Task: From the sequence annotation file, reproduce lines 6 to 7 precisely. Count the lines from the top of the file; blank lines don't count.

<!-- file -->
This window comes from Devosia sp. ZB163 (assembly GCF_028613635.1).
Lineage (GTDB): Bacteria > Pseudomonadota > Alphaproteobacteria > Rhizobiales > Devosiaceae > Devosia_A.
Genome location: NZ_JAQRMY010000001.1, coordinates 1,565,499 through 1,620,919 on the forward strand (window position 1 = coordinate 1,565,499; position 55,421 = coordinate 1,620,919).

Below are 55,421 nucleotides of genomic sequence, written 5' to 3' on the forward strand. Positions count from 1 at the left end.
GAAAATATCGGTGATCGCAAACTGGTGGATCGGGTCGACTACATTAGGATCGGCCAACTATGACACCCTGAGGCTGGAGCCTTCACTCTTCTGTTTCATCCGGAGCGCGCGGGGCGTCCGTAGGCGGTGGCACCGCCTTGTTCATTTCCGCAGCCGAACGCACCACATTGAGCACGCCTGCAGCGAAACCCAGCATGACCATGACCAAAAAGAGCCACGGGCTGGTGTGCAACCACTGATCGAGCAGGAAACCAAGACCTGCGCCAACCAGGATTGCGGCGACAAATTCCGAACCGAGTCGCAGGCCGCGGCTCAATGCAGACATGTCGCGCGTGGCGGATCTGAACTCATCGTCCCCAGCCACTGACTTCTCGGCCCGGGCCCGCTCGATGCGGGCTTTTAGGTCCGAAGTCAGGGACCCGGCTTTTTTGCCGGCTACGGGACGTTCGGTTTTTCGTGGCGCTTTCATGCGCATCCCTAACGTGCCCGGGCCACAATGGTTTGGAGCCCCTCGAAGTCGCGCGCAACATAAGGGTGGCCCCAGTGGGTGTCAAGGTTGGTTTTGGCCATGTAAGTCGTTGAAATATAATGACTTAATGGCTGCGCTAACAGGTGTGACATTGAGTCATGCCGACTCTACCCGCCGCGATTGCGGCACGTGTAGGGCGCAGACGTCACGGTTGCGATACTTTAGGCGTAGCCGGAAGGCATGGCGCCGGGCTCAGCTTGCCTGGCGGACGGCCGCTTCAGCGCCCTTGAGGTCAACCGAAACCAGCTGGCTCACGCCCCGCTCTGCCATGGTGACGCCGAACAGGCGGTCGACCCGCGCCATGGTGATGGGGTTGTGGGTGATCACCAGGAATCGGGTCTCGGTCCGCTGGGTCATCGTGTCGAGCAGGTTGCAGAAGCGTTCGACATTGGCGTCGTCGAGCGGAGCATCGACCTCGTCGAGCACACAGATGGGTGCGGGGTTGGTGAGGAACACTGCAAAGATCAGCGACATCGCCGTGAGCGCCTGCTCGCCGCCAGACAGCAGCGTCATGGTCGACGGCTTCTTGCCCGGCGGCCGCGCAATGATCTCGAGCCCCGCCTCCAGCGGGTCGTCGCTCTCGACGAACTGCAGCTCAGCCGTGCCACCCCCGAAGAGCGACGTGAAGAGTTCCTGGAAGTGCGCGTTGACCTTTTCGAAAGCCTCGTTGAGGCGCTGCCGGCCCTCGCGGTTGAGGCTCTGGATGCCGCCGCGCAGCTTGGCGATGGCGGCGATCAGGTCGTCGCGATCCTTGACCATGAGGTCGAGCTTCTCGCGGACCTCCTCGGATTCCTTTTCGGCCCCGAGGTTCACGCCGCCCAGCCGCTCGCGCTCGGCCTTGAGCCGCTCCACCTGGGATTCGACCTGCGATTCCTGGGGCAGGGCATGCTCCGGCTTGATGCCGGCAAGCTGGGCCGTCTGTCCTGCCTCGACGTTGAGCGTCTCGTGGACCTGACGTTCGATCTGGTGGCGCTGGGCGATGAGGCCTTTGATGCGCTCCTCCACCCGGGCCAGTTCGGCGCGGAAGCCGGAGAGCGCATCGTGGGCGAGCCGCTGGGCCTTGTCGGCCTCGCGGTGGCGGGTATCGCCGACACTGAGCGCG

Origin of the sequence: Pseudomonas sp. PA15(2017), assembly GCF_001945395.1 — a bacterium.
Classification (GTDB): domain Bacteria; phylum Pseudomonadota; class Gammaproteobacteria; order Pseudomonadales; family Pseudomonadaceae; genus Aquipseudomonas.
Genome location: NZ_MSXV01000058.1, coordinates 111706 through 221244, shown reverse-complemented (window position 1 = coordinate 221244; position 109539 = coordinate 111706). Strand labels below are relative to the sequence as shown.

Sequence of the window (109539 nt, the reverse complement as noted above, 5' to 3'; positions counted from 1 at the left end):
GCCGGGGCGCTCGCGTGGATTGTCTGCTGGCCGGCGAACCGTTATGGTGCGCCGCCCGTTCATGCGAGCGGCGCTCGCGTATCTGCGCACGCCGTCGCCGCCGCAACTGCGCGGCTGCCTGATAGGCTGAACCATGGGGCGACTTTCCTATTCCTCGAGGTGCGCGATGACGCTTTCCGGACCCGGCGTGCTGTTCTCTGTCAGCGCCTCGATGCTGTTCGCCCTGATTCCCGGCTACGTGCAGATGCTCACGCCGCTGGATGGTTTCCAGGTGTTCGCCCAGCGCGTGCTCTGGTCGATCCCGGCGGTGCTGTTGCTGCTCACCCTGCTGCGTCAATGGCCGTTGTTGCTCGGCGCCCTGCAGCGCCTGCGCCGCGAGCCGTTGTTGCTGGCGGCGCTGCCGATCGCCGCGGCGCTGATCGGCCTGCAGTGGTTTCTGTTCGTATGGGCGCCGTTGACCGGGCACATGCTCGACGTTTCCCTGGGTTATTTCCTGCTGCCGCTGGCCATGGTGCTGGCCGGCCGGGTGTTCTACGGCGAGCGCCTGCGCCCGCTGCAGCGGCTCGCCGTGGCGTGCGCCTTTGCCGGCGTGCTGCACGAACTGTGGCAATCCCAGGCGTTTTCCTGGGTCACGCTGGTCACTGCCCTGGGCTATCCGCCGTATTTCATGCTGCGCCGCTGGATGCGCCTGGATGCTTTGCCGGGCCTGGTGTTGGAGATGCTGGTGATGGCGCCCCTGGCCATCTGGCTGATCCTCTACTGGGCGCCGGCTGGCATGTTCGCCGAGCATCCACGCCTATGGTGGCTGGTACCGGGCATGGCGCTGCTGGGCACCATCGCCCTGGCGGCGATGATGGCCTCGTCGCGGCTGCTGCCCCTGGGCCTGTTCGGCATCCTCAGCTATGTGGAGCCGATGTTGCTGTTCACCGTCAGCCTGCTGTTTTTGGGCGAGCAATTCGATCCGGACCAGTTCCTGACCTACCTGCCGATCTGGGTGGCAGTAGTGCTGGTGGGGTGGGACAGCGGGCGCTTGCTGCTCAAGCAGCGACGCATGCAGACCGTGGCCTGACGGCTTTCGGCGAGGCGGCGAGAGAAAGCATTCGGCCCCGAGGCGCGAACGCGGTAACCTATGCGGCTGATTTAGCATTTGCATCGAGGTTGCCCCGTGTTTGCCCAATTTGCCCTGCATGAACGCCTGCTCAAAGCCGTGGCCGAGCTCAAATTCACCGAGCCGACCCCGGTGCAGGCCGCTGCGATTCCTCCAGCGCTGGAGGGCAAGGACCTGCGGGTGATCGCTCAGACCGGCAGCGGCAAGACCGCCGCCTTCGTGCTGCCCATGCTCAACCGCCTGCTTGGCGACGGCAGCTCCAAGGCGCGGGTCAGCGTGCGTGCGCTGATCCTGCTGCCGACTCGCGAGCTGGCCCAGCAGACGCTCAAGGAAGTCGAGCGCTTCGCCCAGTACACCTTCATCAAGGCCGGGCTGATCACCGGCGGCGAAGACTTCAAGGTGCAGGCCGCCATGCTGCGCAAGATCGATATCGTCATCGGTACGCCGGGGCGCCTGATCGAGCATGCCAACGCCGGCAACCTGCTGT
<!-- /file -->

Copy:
Origin of the sequence: Pseudomonas sp. PA15(2017), assembly GCF_001945395.1 — a bacterium.
Classification (GTDB): domain Bacteria; phylum Pseudomonadota; class Gammaproteobacteria; order Pseudomonadales; family Pseudomonadaceae; genus Aquipseudomonas.